Recently, Baltimore, Maryland was racked by days of protests that surged into one night of violent rioting after a man died under suspicious circumstances—ruled by prosecutors to be an alleged criminal homicide—while in police custody.
The focus on the city led many, including The Wall Street Journal’s William Galston, to ask why Baltimore has remained relatively poor while cities like Pittsburgh that suffered mid-century economic declines have recovered. Less attention has been paid to how both Pittsburgh and Baltimore got there in the first place—and as our Executive Director responds in today’s Journal, unions bear much of the blame:
I should know—as a former labor lawyer in the steel industry, I witnessed some of labor unions’ worst excesses firsthand. Wedded to unsustainable pension schemes and rigid work rules, organized labor had no real answer to the new economic world beyond cutting America off from it.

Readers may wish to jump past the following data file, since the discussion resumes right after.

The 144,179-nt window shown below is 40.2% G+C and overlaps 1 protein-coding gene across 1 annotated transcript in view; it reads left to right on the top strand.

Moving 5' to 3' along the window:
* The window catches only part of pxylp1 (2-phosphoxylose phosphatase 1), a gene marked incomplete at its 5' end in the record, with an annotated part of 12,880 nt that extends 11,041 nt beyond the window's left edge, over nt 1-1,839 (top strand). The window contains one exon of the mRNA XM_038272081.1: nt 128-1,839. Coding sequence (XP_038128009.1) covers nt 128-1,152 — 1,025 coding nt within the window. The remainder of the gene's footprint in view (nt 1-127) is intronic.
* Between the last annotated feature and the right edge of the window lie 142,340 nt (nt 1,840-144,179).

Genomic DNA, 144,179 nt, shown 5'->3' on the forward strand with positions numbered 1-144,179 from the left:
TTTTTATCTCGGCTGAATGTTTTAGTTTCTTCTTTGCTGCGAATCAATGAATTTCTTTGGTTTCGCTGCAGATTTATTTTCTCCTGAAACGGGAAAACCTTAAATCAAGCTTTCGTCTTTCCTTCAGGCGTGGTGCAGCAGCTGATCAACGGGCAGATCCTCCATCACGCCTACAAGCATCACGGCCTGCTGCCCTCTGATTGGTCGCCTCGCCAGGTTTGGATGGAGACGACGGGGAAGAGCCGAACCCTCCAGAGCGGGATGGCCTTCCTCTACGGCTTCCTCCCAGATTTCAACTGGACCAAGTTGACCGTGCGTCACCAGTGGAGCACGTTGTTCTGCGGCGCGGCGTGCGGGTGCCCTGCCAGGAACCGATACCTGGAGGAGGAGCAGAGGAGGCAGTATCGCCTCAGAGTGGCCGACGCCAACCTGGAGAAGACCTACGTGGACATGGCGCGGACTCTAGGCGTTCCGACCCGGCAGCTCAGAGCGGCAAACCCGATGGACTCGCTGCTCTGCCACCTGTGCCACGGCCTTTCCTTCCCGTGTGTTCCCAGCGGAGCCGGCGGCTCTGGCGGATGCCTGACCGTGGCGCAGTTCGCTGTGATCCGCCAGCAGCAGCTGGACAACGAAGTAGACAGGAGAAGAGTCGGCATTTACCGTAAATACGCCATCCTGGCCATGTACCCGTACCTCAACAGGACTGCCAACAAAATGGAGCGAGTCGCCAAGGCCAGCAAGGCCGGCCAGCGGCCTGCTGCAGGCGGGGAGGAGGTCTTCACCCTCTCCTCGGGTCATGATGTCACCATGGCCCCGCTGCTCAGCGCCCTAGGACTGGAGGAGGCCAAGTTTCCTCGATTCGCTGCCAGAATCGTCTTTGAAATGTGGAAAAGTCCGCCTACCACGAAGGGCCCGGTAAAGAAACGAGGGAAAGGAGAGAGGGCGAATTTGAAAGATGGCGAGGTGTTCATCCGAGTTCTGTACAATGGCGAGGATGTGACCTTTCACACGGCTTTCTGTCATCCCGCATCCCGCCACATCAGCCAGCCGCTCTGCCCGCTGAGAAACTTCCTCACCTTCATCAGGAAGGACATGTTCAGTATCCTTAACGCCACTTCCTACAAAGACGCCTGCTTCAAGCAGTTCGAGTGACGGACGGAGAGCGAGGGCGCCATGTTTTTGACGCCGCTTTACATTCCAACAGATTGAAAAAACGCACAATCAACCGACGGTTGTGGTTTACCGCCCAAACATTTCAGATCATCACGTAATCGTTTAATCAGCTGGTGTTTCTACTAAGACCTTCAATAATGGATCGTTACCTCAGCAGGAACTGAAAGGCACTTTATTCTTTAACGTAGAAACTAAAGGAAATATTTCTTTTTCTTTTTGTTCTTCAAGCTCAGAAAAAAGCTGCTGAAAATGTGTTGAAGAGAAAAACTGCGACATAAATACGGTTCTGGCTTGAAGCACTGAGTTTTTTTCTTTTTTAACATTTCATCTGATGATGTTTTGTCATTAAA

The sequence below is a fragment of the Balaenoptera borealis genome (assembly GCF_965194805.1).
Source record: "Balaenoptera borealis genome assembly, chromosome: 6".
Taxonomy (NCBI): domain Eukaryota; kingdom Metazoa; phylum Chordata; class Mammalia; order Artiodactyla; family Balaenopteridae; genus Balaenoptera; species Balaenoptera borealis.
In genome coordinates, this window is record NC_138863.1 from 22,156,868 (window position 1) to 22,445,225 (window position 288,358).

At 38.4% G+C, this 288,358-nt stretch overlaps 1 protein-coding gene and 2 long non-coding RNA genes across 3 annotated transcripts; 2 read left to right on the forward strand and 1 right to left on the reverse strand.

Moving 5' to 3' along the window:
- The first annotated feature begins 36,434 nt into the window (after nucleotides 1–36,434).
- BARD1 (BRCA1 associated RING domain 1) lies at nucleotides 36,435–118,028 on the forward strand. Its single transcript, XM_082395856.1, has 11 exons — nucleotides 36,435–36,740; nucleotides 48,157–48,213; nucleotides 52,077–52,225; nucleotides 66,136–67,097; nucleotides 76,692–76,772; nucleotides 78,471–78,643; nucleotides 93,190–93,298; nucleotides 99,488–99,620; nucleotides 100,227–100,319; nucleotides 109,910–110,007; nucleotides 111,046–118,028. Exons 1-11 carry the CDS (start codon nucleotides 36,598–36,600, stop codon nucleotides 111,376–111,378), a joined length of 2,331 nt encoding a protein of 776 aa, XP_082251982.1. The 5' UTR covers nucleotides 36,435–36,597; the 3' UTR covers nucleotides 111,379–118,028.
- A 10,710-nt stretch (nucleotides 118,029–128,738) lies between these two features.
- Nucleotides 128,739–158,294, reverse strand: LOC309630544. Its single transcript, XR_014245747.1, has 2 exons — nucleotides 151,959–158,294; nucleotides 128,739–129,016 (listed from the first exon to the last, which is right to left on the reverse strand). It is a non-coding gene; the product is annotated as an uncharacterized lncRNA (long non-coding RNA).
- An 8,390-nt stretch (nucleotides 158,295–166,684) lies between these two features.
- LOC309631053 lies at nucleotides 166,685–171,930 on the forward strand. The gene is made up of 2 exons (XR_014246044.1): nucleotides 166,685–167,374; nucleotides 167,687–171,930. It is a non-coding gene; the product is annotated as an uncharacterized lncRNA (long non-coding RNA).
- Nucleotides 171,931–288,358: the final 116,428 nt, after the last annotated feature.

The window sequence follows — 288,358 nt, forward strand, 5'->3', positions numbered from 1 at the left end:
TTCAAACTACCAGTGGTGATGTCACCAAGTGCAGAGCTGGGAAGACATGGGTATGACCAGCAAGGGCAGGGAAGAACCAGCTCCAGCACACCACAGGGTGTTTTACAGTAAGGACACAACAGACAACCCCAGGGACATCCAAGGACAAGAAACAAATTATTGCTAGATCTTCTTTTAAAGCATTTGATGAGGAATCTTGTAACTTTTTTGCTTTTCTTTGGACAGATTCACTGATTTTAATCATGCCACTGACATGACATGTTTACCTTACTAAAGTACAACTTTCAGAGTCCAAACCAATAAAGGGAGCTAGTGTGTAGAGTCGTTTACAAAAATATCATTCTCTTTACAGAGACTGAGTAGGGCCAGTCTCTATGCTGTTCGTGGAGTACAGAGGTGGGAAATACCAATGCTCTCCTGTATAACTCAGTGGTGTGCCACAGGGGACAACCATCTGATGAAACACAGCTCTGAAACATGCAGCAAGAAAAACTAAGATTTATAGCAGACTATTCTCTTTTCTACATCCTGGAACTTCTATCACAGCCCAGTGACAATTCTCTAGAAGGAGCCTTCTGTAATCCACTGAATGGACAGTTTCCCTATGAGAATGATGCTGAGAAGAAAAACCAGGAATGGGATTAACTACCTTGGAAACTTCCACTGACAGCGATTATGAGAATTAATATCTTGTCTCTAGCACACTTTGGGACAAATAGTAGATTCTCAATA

Steel industry unions aren’t the only Big Labor culprits in Baltimore’s decline and failure to recover. Some commentators have pointed to police union efforts to protect officers under criminal investigation from accountability as contributing to the hostility between the public and the police. Baltimore’s unionized public school system—which has teachers represented by Randi Weingarten’s American Federation of Teachers—has largely failed to educate the city’s children, despite high per-student spending. And that’s not to say that Pittsburgh is out of the labor woods. The SEIU is pushing to unionize the Steel City’s largest employer (the University of Pittsburgh Medical Center)—by an undemocratic card-check process where private ballot elections are bypassed. If Baltimore and Pittsburgh want to get and stay out of the economic doldrums, they’ll need to redouble efforts to solicit private investment. There is a reason for business declines in some areas while growing in others. And it isn’t just the weather.